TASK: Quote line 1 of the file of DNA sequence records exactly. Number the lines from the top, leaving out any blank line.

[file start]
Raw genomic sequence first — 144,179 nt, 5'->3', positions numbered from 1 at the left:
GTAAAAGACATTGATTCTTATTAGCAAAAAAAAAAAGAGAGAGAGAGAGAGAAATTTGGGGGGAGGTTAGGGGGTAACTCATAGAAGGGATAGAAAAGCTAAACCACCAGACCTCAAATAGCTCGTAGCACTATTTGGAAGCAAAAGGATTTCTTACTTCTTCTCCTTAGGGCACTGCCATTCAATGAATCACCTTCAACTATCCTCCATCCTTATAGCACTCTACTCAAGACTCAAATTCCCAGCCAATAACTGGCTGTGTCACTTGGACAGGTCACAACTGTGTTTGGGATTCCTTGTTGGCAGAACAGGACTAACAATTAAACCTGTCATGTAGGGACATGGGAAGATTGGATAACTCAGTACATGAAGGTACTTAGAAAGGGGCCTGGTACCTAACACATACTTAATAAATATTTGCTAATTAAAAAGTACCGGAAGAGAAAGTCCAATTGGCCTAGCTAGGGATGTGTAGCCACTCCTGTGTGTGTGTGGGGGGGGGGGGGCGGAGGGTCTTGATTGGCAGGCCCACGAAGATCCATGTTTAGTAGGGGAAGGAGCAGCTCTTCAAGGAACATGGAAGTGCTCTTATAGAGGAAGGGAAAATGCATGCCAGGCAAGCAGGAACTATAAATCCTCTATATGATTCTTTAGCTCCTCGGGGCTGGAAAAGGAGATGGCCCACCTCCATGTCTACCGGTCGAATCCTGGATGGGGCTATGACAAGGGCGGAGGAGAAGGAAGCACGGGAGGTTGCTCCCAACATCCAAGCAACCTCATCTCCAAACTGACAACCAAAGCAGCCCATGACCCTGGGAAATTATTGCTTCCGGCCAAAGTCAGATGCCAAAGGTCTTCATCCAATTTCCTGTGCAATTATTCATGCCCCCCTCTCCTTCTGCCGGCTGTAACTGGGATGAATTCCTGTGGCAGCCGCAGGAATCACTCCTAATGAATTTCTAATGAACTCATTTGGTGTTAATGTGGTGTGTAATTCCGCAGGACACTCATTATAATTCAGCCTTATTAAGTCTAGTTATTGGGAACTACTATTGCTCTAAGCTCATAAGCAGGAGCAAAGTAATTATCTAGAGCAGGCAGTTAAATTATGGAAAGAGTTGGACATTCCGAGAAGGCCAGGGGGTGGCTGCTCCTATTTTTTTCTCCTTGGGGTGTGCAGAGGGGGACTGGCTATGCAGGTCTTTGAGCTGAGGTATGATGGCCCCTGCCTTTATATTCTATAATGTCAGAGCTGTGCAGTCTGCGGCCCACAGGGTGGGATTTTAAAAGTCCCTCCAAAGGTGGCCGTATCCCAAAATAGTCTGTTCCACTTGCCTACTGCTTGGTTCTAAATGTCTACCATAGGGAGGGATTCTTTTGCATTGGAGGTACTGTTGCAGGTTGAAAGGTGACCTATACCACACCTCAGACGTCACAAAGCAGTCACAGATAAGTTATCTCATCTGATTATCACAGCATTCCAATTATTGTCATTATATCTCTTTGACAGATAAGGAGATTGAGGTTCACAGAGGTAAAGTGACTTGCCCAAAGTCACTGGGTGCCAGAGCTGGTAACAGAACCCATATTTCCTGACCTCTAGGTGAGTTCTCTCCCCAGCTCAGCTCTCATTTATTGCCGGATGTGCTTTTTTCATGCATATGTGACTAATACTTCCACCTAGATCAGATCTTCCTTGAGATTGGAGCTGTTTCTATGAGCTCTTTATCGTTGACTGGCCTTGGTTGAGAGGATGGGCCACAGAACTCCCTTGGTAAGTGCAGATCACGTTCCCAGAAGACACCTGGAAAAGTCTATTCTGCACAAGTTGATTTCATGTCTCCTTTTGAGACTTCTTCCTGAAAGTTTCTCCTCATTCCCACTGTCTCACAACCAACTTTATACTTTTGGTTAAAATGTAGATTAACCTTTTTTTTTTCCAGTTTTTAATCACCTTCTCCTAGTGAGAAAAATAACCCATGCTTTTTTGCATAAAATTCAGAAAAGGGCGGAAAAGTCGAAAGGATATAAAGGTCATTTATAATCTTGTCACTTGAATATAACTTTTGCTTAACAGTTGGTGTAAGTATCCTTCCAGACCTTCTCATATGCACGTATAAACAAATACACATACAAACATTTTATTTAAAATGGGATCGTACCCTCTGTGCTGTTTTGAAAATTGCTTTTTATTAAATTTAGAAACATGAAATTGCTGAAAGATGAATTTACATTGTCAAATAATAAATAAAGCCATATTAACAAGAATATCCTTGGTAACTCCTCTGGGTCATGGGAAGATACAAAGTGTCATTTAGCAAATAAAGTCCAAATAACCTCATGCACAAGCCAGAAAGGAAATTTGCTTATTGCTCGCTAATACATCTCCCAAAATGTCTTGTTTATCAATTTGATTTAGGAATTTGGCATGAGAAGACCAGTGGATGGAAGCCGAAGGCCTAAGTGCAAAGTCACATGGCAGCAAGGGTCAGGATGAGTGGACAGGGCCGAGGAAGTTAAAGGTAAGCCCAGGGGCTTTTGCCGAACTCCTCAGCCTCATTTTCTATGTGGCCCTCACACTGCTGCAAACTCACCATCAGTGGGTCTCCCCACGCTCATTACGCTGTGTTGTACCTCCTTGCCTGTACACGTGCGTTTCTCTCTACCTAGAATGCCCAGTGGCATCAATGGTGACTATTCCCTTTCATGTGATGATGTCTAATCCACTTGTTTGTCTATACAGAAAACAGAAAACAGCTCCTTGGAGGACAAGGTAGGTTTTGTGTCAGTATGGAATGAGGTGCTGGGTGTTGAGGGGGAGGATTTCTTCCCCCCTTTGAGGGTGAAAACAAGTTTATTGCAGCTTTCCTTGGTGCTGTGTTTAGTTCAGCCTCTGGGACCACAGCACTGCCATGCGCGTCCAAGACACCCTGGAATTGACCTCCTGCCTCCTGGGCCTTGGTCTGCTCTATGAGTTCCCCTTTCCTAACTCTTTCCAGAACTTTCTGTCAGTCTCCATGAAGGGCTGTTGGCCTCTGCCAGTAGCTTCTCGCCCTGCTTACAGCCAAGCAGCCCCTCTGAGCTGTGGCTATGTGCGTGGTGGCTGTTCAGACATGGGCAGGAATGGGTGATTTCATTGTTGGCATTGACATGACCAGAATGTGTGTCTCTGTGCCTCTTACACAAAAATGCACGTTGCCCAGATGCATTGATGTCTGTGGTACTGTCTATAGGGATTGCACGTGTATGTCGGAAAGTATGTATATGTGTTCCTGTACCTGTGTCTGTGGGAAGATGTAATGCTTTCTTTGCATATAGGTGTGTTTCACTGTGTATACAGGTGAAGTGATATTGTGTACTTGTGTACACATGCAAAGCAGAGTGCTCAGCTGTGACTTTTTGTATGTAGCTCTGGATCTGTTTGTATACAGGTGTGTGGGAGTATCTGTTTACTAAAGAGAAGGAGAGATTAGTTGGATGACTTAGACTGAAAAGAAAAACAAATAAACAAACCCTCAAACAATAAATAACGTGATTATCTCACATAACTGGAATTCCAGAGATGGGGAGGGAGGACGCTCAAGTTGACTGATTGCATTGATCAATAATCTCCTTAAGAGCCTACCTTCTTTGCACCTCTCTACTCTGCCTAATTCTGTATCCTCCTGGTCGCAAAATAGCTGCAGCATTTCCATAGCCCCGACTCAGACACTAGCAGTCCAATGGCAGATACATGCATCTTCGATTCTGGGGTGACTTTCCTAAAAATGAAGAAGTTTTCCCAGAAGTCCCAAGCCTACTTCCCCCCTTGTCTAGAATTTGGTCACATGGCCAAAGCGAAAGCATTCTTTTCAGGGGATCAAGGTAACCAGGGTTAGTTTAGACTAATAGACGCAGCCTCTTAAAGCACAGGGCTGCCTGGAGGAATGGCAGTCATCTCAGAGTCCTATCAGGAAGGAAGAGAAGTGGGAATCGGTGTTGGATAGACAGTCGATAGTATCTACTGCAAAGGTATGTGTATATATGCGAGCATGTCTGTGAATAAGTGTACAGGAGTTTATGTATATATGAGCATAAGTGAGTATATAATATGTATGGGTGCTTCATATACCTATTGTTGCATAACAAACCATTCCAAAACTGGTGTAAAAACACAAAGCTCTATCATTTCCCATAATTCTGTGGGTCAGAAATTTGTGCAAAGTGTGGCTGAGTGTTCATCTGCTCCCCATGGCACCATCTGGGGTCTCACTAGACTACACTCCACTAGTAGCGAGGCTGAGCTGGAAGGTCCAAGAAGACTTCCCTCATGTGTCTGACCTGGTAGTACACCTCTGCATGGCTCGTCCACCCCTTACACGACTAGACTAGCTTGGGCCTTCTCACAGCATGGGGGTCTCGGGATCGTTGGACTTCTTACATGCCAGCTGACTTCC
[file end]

Raw genomic sequence first — 144,179 nt, 5'->3', positions numbered from 1 at the left: